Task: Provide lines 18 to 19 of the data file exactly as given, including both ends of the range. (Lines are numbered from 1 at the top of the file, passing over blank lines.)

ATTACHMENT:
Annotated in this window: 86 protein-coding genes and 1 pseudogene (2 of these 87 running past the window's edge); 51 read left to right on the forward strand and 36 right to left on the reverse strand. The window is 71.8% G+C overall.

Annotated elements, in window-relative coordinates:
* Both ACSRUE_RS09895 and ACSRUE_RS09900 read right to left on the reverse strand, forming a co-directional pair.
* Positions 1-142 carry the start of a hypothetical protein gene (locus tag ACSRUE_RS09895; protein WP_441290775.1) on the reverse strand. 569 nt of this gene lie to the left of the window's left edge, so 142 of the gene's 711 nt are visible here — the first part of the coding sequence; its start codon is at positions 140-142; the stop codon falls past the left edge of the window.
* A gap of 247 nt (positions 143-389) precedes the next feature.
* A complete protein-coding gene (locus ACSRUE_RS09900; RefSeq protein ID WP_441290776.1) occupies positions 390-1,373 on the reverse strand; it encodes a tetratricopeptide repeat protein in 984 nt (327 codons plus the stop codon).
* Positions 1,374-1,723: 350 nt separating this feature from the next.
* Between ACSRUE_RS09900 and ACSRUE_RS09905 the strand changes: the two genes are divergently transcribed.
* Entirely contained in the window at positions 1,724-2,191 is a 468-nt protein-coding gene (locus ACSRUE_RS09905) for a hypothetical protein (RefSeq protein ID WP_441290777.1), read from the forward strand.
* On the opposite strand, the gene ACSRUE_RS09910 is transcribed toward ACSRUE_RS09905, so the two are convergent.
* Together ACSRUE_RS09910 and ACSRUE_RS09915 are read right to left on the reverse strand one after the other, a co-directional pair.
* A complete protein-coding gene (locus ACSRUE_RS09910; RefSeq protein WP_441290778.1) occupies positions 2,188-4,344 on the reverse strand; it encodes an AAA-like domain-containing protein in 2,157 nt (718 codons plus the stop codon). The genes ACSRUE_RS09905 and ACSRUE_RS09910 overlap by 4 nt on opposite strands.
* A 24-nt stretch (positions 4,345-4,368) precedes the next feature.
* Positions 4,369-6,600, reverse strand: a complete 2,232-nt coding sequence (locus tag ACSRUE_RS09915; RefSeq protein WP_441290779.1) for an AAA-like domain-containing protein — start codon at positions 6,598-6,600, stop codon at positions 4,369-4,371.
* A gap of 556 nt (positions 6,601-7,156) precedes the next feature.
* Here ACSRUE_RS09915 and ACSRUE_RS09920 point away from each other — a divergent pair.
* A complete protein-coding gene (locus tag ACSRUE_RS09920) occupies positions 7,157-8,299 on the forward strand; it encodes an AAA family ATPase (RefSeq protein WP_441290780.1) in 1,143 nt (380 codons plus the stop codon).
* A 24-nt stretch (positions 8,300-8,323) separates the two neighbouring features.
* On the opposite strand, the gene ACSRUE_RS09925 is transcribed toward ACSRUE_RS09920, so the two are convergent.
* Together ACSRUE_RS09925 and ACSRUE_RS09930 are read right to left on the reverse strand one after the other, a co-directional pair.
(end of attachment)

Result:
* A 24-nt stretch (positions 8,300-8,323) separates the two neighbouring features.
* On the opposite strand, the gene ACSRUE_RS09925 is transcribed toward ACSRUE_RS09920, so the two are convergent.